On we go to some more lovely gardens…Cancer Research UK’s wonderful Legacy Garden earned a gold medal for its designer, Tom Simpson. It was a very peaceful space, with two interlocking circles in a figure of eight, forming the infinity symbol. A winding path leads to stone steps situation by two River Birch trees, with benches placed for contemplation.
I borrowed this photo so you can see the clever design.
Here is designer Tom. It really was very calming (even though I managed to burst in while there was some sort of private function taking place. Press day is fraught with these incidents!).
The theme of accessibility was continued in another show garden which I loved. This was the Ability Garden, which was created to allow everyone to be able to participate. It contained mobile raised beds, and a circular raised space which is wheelchair friendly. I was so impressed with this one.
Sometimes at shows, I love being wowed, taken to another level of gardening, if you like. This definitely came in the form of the RHS Iconic Horticultural Hero garden. This is the work of landscape architect Tom Stuart-Smith, who is a very hot name in the gardening world at the moment. This garden really knocked my socks off. It was a tapestry of shapes, colours, foliage and flowers, carefully threaded through one another to make a dreamy, soft border. The bees were absolutely buzzing around this one. I stayed for some time!
I was fascinated by the plant combinations, so I’ll share some of these now. All the chosen plants are drought tolerant.
Absolutely lush, all of it. Well done to everyone concerned.
This plant passion lead me to the Floral Pavilion, where nurseries and plants people are selling their wares. This is always such a treat. I spotted some absolutely beautiful plants, some of which were new to me, so here comes another pictorial list of my favourites….
I could go on with wishlist plants, but you’ll probably be falling asleep by now! Suffice to say that I also loved the succulent displays, the amazing alliums and the exhibit by Heucheraholics, just the best foliage plants.
The stalls are so inventive. It’s hard to know where to look first.
No visit to RHS Hampton Court is complete without roses, and I always love to view the David Austin exhibit. This featured a rainbow of roses, a tribute to NHS staff and key workers. So beautiful.
What else did I enjoy? I liked the thrift and ingenuity of the Punk Rockery show garden. This was aimed at beginner gardeners and people without many resources. It was designed by Amanda Grimes @spark.garden.design. This was one of the Get Started! gardens, designed to encourage people to have a go.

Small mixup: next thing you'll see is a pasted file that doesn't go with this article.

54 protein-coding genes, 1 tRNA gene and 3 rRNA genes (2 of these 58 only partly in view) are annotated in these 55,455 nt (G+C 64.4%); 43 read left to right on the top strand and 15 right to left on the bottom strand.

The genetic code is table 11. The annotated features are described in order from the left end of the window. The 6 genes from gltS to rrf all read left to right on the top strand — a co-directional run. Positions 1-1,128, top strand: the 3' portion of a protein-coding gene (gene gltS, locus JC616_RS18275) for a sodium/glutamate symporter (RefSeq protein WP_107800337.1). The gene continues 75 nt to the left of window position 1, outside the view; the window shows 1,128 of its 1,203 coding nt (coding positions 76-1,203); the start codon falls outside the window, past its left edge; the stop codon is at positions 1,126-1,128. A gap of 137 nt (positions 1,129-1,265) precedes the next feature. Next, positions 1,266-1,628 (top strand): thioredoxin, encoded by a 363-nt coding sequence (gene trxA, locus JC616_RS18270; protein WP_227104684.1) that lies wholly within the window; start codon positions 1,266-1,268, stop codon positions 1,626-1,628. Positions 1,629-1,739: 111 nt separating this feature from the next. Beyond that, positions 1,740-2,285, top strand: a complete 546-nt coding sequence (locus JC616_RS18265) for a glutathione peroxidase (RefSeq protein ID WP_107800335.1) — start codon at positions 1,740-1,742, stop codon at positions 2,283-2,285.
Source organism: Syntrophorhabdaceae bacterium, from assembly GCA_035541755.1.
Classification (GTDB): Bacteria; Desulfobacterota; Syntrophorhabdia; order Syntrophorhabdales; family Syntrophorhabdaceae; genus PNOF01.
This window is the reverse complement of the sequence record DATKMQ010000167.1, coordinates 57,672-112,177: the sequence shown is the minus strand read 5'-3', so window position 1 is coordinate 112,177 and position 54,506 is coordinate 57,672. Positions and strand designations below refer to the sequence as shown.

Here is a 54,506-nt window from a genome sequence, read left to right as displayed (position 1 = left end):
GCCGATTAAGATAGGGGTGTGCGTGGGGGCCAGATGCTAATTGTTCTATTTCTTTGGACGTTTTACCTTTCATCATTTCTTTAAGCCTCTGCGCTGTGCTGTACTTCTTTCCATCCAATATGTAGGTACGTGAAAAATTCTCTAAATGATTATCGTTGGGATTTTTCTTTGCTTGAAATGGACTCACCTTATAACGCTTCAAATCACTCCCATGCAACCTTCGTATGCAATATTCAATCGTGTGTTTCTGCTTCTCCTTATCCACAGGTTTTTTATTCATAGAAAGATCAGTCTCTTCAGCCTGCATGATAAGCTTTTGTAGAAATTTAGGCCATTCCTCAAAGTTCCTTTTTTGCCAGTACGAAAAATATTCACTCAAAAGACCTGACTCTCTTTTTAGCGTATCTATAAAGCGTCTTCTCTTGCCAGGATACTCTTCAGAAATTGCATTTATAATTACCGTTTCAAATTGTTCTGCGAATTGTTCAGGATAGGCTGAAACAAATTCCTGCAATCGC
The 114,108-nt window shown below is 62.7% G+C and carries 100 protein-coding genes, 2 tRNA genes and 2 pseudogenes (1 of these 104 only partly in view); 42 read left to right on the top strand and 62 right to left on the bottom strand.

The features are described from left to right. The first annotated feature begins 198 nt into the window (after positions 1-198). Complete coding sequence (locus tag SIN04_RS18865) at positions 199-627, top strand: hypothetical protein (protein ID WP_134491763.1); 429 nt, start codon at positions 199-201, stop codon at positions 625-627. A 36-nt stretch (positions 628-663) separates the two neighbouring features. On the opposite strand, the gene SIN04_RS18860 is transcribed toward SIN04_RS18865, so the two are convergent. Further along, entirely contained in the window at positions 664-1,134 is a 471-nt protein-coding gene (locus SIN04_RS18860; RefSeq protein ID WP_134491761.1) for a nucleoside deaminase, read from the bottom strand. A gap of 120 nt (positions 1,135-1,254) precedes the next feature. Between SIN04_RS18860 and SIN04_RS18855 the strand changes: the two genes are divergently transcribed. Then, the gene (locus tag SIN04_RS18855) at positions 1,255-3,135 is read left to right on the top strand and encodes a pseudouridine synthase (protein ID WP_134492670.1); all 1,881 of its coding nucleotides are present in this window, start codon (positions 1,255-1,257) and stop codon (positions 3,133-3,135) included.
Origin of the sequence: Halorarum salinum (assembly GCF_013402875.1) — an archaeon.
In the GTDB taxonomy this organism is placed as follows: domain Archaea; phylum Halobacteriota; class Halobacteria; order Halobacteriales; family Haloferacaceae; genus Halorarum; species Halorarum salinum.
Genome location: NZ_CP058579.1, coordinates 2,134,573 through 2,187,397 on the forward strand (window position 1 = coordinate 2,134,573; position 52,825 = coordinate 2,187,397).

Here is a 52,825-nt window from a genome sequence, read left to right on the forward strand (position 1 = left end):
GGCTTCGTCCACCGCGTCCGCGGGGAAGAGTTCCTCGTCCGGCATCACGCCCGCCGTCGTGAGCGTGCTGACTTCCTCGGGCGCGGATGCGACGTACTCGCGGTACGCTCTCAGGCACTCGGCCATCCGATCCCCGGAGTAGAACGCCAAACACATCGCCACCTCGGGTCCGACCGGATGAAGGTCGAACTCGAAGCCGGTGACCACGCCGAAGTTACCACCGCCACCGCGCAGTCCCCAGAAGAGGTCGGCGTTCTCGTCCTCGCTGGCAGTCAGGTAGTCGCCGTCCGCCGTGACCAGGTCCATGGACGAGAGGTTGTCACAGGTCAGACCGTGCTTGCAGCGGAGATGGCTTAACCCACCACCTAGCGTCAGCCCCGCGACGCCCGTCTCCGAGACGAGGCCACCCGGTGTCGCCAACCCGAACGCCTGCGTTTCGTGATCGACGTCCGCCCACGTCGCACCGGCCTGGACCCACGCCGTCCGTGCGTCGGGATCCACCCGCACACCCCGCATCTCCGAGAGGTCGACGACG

Lots of takeaway on this one for me. It had benches made from piled up slabs with planks across the top. A dustbin lid wildlife pond. Walls clad with recycled boards (how cool for concealing a nasty modern brick wall like we have on one side of our garden!) and much more besides.
By now, I needed to sit down for my first coffee of the day (at 3pm, I had not stopped!). I spotted this cute churros van setting up…but sadly no churros were ready!
Before I left, I needed to do some shopping. So I headed back to the Floral Pavilion where I picked up a bag of herbs to take home from the Kitchen Garden Plant Centre, from Gloucestershire. This is when I caught sight of Simon and Yasmin Le Bon, busy buying plants. They are eighties icons, my era (not that I was ever a Duran fan, strictly Joy Division and New Order over here) and proof that gardening is cool, even for rock stars….
There were quite a few well known people floating around. The Gardeners World team, with Carol Klein looking great in orange tunic and trousers, and Rachel de Thame in an amazing dress. I saw singer Will Young, presenter Anthea Turner, and I even had a chat with Vanessa Feltz about the controversial smoking plane crash exhibit, which I have not included in my round up. Neither of us liked it very much. I’m all in favour of thought-provoking installations, but I found this one to be a bit tasteless. We’ve all had a mega-dose of reality recently – can’t we just be left to wander round a garden show and lose ourselves in plants for a few hours?
That tiny issue aside, this was a great show, and a lovely day out. I have just introduced the briefest flavour of what was there. I’ll finish with an image from the community gardening section, appropriately titled The Sanctuary. Because I think that was what our gardens meant to us over the last year, however big or small they might be.